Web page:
So golang devs had an internal testing tool called
testscript, for testing... you guessed it, go itself. But like some other go-internal tools, it was so useful that it finally got excised and released into the wild, so that everyone else can use it, and it turns out to be particularly nifty for testing cli programs.
The specific package to "go get" is this one.
Backstory: I had decided to transmogrify my go program into a standalone cli tool. I quickly realized it wasn't obvious how to test the actual, commandline invocations of the executable, for system tests. After a bit of googling, I finally ran into testscript.
In a nutshell, testscript allows you to:
Provide a method (via
testscript.RunMain()) that invokes your
main() application entrypoint, so that it can build an executable out of it (one less step for you to worry about!).
Set some config params (via
testscript.Run) including, crucially, where it should look for test scripts to run.
Be prepared to refactor
main() slightly so that its guts are actually handled by a method that both a hollowed-out main() AND a test script, can call.
These test scripts (which you will write) all end in the suffix
.txtar and have their own mini syntax that testscript understands:
The most trivial of examples:
# expect hello world output and no errors exec echo 'hello, world!' stdout hello, world! ! stderr .
Honestly... it feels so lightweight and straigtforward after dealing with things in js-world (jest, mocha, chai, all the drinks).
That said, I'm sure the go version of such finnicketies will reveal themselves in time, once I start doing anything more involved than sniffing for outcomes.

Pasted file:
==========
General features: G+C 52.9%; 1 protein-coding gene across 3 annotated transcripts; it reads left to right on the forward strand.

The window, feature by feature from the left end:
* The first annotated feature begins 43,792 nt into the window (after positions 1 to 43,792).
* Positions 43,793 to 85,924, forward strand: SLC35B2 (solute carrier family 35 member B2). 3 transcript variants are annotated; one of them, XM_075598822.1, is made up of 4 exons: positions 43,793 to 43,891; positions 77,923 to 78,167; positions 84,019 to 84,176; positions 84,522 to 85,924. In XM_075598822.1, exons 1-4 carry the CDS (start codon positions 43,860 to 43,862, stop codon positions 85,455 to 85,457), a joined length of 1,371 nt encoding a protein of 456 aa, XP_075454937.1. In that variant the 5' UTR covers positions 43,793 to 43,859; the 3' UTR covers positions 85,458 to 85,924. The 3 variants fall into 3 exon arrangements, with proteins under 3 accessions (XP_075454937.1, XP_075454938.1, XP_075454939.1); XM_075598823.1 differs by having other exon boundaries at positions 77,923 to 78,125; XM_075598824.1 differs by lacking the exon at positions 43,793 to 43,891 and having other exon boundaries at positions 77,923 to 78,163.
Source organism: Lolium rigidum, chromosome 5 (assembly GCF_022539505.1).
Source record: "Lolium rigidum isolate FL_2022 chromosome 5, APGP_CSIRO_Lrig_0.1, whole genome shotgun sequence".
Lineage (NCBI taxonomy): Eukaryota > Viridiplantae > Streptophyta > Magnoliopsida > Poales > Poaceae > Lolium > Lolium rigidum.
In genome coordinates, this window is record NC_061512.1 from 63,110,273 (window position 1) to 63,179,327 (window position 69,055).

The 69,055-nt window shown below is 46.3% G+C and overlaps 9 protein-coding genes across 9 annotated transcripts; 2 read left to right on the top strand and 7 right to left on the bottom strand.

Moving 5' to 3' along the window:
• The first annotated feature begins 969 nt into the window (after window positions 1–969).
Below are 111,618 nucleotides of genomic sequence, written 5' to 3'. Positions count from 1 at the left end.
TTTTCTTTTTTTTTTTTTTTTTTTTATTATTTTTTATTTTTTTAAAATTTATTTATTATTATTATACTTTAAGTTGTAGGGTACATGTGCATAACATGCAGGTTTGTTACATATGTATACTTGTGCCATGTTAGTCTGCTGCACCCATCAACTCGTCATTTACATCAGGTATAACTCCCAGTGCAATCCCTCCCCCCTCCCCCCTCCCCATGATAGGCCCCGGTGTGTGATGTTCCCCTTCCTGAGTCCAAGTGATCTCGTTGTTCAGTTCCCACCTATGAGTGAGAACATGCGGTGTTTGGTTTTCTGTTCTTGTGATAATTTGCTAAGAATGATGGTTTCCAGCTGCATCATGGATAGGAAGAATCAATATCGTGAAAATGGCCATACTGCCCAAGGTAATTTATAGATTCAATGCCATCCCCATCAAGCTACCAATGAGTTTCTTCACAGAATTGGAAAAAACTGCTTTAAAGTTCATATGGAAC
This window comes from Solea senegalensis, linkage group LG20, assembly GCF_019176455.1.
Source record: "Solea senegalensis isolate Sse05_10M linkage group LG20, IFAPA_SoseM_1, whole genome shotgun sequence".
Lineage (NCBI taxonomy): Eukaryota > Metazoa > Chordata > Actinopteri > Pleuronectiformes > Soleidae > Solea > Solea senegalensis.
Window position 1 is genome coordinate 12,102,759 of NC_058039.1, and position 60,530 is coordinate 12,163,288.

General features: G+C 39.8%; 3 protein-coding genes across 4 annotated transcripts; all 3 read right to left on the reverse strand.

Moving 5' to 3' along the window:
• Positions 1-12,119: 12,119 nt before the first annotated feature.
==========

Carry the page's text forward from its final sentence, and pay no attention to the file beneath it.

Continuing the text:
It took me a really long time to decide on a project structure for my cli program, especially with this introduction of test files and new entry points. Go isn't very rigid about such things, which just adds an air of mystery to things. That said, I did find a basic guide about conventions that seem to have evolved over time. The highlights for me were:
cmdfolder, which more or less holds applications. This is confusing a bit until you realise that a lot of cli programs have sub-commands that are, or could be, applications in and of themselves. Think of docker compose or kubectl apply.
pkgfolder seems to be the equivalent of an open house... it more or less invites others to pilfer the code therein and reuse it elsewhere.
internalfolder is more or less the opposite: for stuff others shouldn't use directly, because the authors aren't expecting it to be used that way / it isn't necessarily designed for external use cases.
So, I think I'm going to go with the following organising principle for now as I only have one app in this repository.
cmd/ |-myapp/ |-subcommand1.go |-subcommand2.go |-main.go testdata/ |-scripts/ |-this.txtar |-that.txtar internal/ |-foo.go |-bar.go myapp.go myapp_test.go
If I discover a better organising principle, I'll be happy to pivot as necessary. Lots of cool discoveries just from running into a need for testscript!